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Two Important Reloading Tools that every beginner needs.

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These two items came up in an email to a fellow forum member and they are important enough to post.


Powder Scales


One item any beginning reloader needs is a good scales. Before you spend $100 or more on a digital scales, I recommend a simple scales that Lee Precision Manufactures.


For a beginner I recommend the Lee Safety Powder Scale. The following quote is from the Lee Catalog:


"This is the only scale that can never get out of adjustment. The beam is made from a very tough phenolic, the same type material used on table and counter tops. Phenolic is tough but, like glass, it can't be bent. Even if dropped you can feel confident that if it did not break it is still accurate. Sensitive and readable to 1/20 grain.


Lee Safety Powder Scale Item # 90681 Serv.Parts


You can get this on line for $25 or less. You just need to go one of the larger on line reloading sites. Here are a few. Just use GOOGLE and type the name and a plus sign and then reloading, like;


Midway USA + reloading

Widener's + reloading

Natchez + reloading


These scales are inexpensive (LEE products cost less but work great), but they are sensitive enough that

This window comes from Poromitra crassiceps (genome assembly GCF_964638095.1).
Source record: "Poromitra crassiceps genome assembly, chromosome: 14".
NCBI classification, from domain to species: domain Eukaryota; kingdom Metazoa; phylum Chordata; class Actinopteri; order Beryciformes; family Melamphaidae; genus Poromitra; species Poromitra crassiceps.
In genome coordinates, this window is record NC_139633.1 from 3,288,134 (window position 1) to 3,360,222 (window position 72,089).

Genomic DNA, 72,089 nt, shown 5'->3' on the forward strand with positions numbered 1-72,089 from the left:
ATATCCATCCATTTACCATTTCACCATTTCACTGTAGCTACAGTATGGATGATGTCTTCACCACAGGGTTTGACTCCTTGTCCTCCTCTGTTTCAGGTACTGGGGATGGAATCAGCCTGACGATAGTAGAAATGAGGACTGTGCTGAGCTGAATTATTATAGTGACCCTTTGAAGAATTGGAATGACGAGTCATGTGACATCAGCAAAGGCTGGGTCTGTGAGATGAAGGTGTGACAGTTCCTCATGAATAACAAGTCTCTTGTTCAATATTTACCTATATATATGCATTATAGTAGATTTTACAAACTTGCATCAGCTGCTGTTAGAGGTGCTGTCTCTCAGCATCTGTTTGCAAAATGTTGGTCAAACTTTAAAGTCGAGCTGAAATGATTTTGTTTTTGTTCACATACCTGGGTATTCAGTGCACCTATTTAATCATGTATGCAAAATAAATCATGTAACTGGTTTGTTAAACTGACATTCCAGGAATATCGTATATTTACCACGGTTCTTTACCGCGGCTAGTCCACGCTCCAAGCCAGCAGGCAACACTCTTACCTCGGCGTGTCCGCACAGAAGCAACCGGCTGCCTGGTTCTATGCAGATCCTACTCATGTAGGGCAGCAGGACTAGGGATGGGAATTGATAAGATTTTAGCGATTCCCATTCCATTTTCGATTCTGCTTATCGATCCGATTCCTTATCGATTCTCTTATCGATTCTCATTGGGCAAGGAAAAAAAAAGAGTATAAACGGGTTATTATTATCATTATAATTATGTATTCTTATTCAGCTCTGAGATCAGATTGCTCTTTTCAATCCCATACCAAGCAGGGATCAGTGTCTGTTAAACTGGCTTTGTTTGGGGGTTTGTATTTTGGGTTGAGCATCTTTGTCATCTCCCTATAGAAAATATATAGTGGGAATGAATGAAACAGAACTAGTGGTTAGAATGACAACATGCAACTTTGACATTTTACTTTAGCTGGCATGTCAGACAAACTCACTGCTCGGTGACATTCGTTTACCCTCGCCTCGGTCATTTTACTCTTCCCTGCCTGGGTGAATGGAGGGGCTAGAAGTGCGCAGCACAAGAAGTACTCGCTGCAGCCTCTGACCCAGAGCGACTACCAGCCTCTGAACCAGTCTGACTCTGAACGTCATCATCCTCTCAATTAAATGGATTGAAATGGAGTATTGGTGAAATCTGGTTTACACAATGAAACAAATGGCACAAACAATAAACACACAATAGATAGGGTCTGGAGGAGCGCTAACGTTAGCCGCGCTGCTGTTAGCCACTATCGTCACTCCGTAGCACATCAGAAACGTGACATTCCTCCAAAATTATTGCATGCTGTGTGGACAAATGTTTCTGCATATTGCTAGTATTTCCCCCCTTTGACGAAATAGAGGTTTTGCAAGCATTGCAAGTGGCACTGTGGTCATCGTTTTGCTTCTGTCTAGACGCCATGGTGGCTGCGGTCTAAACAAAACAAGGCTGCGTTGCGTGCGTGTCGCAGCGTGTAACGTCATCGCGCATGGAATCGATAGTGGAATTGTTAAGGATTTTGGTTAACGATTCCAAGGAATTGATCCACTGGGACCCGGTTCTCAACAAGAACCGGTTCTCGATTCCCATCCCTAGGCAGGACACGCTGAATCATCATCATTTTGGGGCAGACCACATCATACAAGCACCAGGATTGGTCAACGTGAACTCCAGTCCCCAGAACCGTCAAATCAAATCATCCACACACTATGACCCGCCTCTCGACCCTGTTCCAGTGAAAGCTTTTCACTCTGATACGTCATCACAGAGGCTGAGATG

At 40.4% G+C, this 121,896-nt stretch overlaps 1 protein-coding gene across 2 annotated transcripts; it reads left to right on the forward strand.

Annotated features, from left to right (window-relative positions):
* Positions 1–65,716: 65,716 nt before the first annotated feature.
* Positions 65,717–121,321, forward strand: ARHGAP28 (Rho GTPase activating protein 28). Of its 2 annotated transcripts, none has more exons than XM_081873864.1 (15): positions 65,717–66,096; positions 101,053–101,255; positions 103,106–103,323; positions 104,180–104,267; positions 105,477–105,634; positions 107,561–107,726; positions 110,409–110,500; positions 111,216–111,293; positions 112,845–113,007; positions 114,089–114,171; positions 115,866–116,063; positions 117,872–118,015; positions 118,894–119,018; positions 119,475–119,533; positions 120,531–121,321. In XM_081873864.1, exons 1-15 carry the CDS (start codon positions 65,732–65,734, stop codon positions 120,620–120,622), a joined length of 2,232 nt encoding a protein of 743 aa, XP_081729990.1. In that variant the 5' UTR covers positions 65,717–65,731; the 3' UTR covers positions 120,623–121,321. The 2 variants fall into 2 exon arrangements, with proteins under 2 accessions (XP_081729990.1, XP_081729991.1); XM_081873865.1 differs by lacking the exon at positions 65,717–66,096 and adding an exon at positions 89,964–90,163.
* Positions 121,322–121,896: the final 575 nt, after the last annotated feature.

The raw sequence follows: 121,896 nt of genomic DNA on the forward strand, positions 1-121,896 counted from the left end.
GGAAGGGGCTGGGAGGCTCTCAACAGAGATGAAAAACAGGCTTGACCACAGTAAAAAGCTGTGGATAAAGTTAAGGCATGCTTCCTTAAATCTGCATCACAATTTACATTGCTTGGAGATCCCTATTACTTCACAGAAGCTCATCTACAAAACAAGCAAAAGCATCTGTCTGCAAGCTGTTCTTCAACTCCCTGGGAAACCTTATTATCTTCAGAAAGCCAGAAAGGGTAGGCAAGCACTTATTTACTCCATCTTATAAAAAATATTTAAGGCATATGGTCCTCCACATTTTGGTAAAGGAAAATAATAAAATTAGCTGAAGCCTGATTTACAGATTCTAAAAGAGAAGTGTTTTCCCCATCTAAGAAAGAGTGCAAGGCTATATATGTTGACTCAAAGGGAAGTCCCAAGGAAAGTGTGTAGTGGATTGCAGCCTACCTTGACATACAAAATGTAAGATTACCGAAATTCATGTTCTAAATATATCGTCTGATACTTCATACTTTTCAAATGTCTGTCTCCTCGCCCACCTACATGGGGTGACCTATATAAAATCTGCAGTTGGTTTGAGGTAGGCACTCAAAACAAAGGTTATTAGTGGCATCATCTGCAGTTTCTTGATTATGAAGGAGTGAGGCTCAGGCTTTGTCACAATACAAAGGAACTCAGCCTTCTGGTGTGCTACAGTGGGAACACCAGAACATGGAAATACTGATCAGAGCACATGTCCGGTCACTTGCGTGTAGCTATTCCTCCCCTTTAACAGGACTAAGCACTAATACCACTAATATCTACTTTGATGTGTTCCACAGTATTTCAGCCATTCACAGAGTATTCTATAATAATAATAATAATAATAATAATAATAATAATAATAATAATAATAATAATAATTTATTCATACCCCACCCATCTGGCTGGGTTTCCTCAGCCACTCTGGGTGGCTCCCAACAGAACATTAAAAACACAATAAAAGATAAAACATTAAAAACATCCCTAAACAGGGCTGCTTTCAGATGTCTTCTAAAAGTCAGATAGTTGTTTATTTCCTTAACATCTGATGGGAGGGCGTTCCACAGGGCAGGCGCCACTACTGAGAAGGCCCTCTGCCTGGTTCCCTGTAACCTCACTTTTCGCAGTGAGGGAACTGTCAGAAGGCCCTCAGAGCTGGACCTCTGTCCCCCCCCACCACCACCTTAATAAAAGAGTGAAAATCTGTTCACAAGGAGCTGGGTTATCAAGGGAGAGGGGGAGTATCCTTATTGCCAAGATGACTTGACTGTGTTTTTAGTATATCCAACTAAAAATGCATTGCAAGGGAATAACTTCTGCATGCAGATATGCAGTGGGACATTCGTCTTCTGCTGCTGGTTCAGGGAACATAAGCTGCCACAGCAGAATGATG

if you cut a piece of paper 1/4 inch by 1/4 inch the scales will weigh it.


Primers and Priming Tools


Primers cause more accidents than anything else in reloading. When you handle a box of primers (100 to a box) there is easily enough explosive to take your hand off.


The only primer tool I would use is the RCBS Primer TOOL. They sell for $20-$30 (I haven't checked in a while).

The reason I so highly recommend them is when you are pushing a primer into the primer pocket, the primer is shielded from the other primers and so if one should happen to explode, it should be confined to the one primer.

A lot of priming tools that hold usually 50-100 primers at a time do not have the same safety feature.


I am very serious about primers. When I am reloading I check every single round for a high primer.

The way I do this (and it takes practice) is to hold the loaded round upside down (bullet down). You must hold the round within 6 or 7 inches of your eye. Try to look across the head of the cartridge and see if you can see the very slight edge of the primer on the opposite side. It may sound crazy, but if I can see even the slightest edge of the primer pocket, then the primer is seated all the way.


A "HIGH PRIMER" will not be seated and you cannot see the opposite edge of the primer pocket if it is high.


--A HIGH PRIMER can "slam fire" which means it goes off in the magazine as a result of the recoil of your firearm. This occurs in firearms with magazines.

--A high primer can "slam fire" when you release the slide and it pushes the round into the chamber and as it finishes the chambering of the round; the high primer can explode.


-- A primer can explode when you are seating the bullet during reloading (depending on the make of the press).


I just want to see beginning reloaders using safe but reasonably priced equipment.



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